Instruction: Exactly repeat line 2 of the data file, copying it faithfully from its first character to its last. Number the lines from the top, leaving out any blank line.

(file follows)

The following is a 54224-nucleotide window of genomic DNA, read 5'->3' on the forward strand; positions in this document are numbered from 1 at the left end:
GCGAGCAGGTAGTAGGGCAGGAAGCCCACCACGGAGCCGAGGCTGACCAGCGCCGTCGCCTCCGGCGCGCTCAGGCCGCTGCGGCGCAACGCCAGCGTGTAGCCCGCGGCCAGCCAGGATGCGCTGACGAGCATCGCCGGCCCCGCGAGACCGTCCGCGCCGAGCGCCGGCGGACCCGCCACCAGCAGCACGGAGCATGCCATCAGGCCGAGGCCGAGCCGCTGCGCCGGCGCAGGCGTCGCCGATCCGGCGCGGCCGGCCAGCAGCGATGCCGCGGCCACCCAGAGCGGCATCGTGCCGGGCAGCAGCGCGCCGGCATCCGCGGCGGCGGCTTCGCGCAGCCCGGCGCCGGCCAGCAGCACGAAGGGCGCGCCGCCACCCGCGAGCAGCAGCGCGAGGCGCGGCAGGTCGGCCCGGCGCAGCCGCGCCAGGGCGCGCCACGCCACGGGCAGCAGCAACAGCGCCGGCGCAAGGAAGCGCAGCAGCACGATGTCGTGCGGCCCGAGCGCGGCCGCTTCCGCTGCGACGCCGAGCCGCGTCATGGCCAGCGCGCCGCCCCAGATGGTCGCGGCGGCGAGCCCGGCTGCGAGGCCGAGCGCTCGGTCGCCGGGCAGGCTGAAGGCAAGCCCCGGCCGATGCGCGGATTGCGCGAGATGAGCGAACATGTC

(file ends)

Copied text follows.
GCGAGCAGGTAGTAGGGCAGGAAGCCCACCACGGAGCCGAGGCTGACCAGCGCCGTCGCCTCCGGCGCGCTCAGGCCGCTGCGGCGCAACGCCAGCGTGTAGCCCGCGGCCAGCCAGGATGCGCTGACGAGCATCGCCGGCCCCGCGAGACCGTCCGCGCCGAGCGCCGGCGGACCCGCCACCAGCAGCACGGAGCATGCCATCAGGCCGAGGCCGAGCCGCTGCGCCGGCGCAGGCGTCGCCGATCCGGCGCGGCCGGCCAGCAGCGATGCCGCGGCCACCCAGAGCGGCATCGTGCCGGGCAGCAGCGCGCCGGCATCCGCGGCGGCGGCTTCGCGCAGCCCGGCGCCGGCCAGCAGCACGAAGGGCGCGCCGCCACCCGCGAGCAGCAGCGCGAGGCGCGGCAGGTCGGCCCGGCGCAGCCGCGCCAGGGCGCGCCACGCCACGGGCAGCAGCAACAGCGCCGGCGCAAGGAAGCGCAGCAGCACGATGTCGTGCGGCCCGAGCGCGGCCGCTTCCGCTGCGACGCCGAGCCGCGTCATGGCCAGCGCGCCGCCCCAGATGGTCGCGGCGGCGAGCCCGGCTGCGAGGCCGAGCGCTCGGTCGCCGGGCAGGCTGAAGGCAAGCCCCGGCCGATGCGCGGATTGCGCGAGATGAGCGAACATGTC